Charcoal Black

charcoal black

Origin, History and Characteristics

Used throughout history, carbon or charcoal black is easy to prepare and has excellent hiding power. Since carbon absorbs light so well, it often appears dark with infrared imaging, revealing an artist's charcoal sketch under the painting. The name carbon black is generally used as a generic name for those blacks that are made from the partial burning or carbonizing of natural gas, oil, wood, vegetables and other organic matter. It was once made of elephant tusks, walrus tusks, carbonized hartshorn, or animal bone. True ivory black is said to produce the best black.

Throughout the history of painting, charcoal black has been used extensively as a coloring agent. Carbon-based blacks all have bluish undertones, and when mixed with whites will produce useful blue-grays. Charcoal black is easy to prepare and has excellent hiding power covering everything beneath it.

Today's painters generally avoid using black to darken pure colors since the mixture tends to appear somewhat dirty. The Great Masters however did not exclude it for toning down other pigments even flesh mixtures. Black pigments were combined with red and yellow (including red and yellow lakes) to create a variety of useful browns. The resulting shades are immediately distinguishable from shades of raw umber because they appear cleaner and less chalky. Vermeer seems to have used these mixtures to make browns in more than one work.

Charcoal Black in Vermeer's Painting

Charcoal black was used to portray the black marble tiles seen in many of Vermeer's interiors. Since charcoal black has a strong brownish undertone, the artist added a touch of natural ultramarine to render the bluish cast of the marble itself.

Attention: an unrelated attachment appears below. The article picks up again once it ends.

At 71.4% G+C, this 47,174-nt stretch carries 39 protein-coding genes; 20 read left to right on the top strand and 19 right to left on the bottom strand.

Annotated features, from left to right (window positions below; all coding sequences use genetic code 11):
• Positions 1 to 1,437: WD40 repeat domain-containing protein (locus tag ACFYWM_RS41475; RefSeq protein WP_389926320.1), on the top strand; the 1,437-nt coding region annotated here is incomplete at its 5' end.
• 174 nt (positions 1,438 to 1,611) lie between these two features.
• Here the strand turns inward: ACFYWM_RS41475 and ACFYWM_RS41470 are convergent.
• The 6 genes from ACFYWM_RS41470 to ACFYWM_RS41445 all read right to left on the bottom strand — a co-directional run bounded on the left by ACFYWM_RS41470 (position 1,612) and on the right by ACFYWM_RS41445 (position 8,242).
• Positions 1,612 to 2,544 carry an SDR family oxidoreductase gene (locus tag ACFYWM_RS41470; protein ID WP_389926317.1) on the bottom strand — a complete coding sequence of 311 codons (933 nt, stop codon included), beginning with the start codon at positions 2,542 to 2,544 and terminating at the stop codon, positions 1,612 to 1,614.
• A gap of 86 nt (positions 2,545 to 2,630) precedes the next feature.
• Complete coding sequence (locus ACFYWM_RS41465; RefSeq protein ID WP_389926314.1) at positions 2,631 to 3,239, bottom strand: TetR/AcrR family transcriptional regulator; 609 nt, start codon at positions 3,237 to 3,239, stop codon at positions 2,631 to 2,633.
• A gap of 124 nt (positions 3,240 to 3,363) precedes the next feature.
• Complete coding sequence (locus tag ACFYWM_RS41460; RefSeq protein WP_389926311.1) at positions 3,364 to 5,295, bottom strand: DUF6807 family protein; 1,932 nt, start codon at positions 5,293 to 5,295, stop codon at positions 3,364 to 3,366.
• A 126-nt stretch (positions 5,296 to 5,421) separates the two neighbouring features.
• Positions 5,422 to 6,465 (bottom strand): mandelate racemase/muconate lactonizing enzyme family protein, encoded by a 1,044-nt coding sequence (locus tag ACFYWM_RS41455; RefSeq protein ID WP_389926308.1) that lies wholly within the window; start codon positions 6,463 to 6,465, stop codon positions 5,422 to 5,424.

Vermeer also used charcoal black to reduce the chromatic intensity of natural ultramarine in the deeper shadows of the blue tablecloth which appears in a few of his works.

However, one of the most subtle uses of charcoal black is found in various white-washed walls which appear in his interiors. Painters of the time used black, often with umber, to render the shadows of white objects. However, Vermeer's walls convey a pearl-like luminosity not to be found in similar depictions of white-washed walls of painters working in the same genre such as Gabriel Metsu or Pieter de Hooch.

In Vermeer's best works, the viewer does not have the impression of seeing lighter and darker shades of gray pigment but rather a perfectly white wall which receives more or less light. Charcoal black was used to tone down the lighter areas of the wall painted with heavy impasto white lead. In the deeper shadows, umber dominates over black in the dark gray mixture since excessive quantities of black lends the shadows a sullen effect.